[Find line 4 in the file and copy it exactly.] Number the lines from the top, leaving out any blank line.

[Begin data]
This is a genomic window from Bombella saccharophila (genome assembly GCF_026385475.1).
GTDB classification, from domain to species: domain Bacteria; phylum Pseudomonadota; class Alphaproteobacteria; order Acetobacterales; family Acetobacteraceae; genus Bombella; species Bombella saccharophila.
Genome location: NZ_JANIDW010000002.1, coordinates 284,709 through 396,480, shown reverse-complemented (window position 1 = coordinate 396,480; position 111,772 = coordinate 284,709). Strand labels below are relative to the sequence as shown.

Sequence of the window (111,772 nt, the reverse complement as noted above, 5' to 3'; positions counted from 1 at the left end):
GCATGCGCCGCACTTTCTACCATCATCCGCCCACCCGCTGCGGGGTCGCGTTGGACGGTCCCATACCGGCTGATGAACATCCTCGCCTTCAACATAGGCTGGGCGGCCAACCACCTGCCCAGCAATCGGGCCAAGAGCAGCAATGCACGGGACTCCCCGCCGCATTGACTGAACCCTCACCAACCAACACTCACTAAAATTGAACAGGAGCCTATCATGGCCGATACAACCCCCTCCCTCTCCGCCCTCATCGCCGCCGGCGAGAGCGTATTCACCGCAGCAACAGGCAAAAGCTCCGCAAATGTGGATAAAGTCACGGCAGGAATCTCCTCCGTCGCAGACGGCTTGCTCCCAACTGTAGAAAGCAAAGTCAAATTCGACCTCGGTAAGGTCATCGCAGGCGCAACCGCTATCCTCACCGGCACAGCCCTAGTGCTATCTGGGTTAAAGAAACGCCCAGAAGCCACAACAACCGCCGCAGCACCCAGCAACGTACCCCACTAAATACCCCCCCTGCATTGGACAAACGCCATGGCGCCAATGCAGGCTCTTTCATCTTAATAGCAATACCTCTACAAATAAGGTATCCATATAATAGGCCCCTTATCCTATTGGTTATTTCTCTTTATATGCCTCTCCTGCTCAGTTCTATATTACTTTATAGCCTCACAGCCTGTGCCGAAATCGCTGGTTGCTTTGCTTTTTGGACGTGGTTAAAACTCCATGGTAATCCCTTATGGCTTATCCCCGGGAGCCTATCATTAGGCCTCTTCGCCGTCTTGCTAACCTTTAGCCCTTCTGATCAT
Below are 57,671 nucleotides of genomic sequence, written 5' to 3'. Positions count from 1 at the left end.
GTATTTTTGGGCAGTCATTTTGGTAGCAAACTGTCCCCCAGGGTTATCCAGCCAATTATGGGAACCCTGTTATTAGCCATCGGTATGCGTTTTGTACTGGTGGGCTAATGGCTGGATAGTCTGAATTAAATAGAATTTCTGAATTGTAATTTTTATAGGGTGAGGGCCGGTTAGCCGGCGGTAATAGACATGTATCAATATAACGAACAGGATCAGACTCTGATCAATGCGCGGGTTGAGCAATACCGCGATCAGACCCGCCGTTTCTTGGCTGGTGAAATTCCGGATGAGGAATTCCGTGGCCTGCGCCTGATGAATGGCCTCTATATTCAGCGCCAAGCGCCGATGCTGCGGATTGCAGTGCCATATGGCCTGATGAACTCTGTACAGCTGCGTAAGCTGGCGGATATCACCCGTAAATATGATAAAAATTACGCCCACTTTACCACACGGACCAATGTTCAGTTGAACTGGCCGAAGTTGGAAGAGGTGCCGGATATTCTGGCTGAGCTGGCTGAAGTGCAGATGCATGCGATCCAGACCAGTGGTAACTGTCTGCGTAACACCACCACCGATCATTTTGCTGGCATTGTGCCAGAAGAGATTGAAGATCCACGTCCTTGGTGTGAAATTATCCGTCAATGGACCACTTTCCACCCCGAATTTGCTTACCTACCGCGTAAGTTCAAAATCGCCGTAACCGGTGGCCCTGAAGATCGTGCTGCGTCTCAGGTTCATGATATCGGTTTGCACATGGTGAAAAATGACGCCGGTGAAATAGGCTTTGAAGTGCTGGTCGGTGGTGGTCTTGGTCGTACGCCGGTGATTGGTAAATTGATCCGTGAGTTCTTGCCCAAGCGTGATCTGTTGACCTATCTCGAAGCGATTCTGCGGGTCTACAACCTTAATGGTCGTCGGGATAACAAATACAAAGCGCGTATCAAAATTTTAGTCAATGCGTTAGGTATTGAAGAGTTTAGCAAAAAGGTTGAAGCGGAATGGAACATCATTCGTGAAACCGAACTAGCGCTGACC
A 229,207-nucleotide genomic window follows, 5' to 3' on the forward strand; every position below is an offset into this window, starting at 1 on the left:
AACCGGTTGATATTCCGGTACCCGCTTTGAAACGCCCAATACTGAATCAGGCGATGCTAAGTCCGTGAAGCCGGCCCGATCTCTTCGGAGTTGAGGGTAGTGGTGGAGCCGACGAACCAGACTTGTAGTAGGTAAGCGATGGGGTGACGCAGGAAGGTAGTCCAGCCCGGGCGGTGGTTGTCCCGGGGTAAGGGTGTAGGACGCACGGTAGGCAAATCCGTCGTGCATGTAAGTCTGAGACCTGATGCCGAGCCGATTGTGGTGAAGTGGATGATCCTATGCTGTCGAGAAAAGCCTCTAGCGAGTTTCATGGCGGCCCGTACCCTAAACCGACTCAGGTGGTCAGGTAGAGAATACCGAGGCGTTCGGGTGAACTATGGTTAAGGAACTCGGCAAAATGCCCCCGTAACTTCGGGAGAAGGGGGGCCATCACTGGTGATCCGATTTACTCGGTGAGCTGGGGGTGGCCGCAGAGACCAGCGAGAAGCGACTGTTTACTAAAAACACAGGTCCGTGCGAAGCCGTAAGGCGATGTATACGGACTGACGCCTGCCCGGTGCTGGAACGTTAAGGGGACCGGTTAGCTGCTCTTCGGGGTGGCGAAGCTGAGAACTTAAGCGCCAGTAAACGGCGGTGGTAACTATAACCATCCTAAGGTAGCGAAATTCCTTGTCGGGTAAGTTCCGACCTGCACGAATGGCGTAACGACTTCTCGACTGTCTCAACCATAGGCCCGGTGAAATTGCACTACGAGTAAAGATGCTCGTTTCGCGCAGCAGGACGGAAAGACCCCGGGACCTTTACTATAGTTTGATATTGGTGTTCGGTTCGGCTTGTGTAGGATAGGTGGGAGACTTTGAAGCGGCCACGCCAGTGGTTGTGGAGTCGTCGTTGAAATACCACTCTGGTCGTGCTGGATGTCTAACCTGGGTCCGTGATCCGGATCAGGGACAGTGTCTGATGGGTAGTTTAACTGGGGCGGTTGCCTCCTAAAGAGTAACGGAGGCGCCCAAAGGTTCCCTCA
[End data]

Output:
Sequence of the window (111,772 nt, the reverse complement as noted above, 5' to 3'; positions counted from 1 at the left end):